Yellowstone and the adjacent Grand Teton National Parks are quite rightly considered to be one of the highlights of the ride. Their only downside being a massive amount of motorised traffic. Traffic stoppers are the bison herds as they wander across the road.  Traffic also stopped for other large animals, one such was an elk, he looked up at me from the edge of the road, but when I attempted to take a photograph he put his head down and continued eating. These animals are not scared of humans but don’t like posing for pictures! Campsites have metal boxes where food has to be stored overnight to hopefully prevent a nocturnal visit from a grisly bear.  The earth steams with geyser activity in Yellowstone and wooden walkways are provided to prevent erosion from the thousands of visitor’s feet when they flock to see the most spectacular examples. Perhaps the most popular, Old Faithful, has its own tourist industry.  Between regular eruptions the crowd shifts from standing three deep around the geyser to the shops or cafes. Even the road is on the move; the volcanic activity ensures constant repairs are undertaken each summer.  Interestingly, road workers told me that road widening was taking place to make it safer for the ever increasing number of cyclists.

 

 

Steaming Yellowstone

 

 

Bison herds

 

 

            In the first half of the 19th century fur trading was common.  Names such as Jedediah Smith, Bill Sublette, Joe Meek, Kit Carson, Henry Fraeb, Jim Bridger and Tom Fitzpatrick, led an often violent existence as they wandered the region which is now Yellowstone, living as trappers and guides.  It was in the second half of the 19th century when the wholesale killing of the bison took place, and William Cody became known as Buffalo Bill as he and others destroyed the herds that once existed right across America.  Now the bison seem to be making a comeback. There is talk of breeding the animals for meat.  Modern carnivores, like their Victorian ancestors, seem to prefer buffalo to beef.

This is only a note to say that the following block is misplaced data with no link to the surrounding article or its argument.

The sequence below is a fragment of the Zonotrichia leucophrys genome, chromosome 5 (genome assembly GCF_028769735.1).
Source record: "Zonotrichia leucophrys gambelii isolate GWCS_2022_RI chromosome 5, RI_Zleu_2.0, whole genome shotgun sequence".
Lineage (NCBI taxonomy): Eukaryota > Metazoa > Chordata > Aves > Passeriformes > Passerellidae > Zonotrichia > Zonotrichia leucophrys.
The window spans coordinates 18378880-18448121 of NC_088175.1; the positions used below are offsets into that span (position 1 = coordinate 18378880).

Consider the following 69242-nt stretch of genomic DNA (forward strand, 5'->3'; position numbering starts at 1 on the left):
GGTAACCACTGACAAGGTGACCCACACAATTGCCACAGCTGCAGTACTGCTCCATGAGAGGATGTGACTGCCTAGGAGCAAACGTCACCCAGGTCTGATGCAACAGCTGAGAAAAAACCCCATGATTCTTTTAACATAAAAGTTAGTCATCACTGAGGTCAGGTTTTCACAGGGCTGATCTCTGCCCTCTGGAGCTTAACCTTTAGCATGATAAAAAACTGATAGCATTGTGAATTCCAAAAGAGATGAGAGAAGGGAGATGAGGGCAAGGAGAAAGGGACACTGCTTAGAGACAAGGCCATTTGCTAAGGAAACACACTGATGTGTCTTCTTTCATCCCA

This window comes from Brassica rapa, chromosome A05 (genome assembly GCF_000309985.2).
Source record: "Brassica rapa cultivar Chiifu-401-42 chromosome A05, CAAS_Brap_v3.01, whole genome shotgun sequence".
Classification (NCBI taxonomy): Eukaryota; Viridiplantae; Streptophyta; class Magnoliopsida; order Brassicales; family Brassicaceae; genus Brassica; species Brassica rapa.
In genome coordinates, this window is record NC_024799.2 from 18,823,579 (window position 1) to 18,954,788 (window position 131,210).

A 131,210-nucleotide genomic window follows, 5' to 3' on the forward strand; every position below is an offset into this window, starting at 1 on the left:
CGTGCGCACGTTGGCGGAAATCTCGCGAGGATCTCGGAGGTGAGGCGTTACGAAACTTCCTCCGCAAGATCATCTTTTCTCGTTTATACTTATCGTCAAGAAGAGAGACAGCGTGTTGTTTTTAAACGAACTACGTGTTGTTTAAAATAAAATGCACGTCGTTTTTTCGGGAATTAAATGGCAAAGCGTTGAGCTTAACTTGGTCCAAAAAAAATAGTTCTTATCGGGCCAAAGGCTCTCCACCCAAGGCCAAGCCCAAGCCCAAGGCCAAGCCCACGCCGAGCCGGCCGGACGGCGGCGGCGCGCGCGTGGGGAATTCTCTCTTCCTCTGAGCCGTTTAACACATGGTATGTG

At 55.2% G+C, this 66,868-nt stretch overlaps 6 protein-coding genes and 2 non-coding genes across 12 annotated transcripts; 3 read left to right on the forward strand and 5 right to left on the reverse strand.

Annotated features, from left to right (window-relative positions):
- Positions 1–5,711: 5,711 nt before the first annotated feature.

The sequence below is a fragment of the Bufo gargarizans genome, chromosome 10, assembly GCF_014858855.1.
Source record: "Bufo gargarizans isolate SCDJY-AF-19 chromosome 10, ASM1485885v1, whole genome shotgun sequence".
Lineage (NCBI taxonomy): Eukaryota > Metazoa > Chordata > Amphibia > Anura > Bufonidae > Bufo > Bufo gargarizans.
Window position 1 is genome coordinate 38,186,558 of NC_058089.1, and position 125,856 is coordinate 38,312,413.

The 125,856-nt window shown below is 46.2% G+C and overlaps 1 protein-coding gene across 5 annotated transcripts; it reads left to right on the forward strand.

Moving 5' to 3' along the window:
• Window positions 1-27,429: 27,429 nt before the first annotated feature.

While the complete route was enjoyable and had daily points of real interest, it was the shear stunning beauty of the Rocky Mountains that stick in the memory. It was the snow-capped peaks, the lakes that glittered in the sunlight like diamonds, the forested slopes, and the streams of translucent waters coloured by minerals that

Mountain lake

 

 

became etched in the memory. They did not have, as I had expected, the most difficult climbs.  They did, at 11,542ft, have the highest mountain pass, but the grading was so gentle that my lowest gears were not required.  Later I would find the Appalachians much harder, but before them, the most difficult of all, the Ozarks.  Their profile map looked like sharks teeth. What appeared at first glance like a relatively smooth forested landscape, on closer examination, was found to be cut by rivers and streams into deep valleys.  It seemed that for every kilometre ridden forward, one had to descend a kilometre into a valley, cross a bridge, and climb another kilometre back out again.  For the Ozarks I did use all my low gears, constantly.

Distant Rockies

 

 

On top of the route

 

 

            Once beyond the Rockies, Colorado, with its wheat fields and grain silos, and Kansas with a mixture of agriculture and oil, were covered very quickly.  Not because the ground was flat, as the strong south wind more than compensated for the lack of hills, but because roads were, at last, heading east instead of meandering in every direction. It was particularly along these roads that all trans-American cyclists were treated with the utmost kindness.  Small towns allowed free camping, often also with free use of their swimming pools.  Fire stations and village shops let cyclists camp in their grounds too, and use their showers.  But perhaps the most generous of all were the churches.  Several times I was asked if I would like to stay in church halls, be given the use of a washing machine, (perhaps a hint there) and then find myself being invited to a wonderful evening meal with the family.  And all this for a confirmed atheist!